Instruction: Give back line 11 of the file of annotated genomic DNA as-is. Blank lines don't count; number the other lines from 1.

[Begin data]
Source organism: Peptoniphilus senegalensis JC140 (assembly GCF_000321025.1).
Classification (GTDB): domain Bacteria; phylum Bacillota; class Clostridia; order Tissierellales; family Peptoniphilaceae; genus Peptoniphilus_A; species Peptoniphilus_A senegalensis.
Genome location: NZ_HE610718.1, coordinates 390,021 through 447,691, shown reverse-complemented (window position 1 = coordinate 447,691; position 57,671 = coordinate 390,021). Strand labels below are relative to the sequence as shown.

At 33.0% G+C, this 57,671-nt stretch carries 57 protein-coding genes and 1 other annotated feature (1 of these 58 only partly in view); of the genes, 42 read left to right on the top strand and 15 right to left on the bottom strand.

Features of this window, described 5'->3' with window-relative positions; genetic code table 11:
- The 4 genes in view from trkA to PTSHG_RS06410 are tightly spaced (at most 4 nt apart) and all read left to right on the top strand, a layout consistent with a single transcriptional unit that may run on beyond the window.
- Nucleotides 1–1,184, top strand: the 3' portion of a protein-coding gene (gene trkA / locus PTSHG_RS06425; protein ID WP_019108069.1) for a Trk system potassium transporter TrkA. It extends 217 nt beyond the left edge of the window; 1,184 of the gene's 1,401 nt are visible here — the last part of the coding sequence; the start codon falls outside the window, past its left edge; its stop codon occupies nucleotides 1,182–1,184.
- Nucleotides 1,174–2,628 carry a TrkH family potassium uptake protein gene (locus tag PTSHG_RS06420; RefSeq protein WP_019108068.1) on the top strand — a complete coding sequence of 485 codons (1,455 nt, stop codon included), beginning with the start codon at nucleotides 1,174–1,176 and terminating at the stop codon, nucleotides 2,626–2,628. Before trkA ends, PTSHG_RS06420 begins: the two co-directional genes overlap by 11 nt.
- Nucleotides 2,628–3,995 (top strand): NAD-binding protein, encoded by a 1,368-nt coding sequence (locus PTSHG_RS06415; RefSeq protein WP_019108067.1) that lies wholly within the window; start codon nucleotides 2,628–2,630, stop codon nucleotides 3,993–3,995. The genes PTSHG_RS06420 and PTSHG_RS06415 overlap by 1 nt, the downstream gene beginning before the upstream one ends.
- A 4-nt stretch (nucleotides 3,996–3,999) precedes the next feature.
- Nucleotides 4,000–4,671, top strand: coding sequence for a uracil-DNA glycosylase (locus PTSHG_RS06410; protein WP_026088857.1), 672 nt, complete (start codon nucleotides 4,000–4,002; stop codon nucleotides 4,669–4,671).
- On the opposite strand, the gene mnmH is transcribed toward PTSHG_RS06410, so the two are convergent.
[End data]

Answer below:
- Nucleotides 4,000–4,671, top strand: coding sequence for a uracil-DNA glycosylase (locus PTSHG_RS06410; protein WP_026088857.1), 672 nt, complete (start codon nucleotides 4,000–4,002; stop codon nucleotides 4,669–4,671).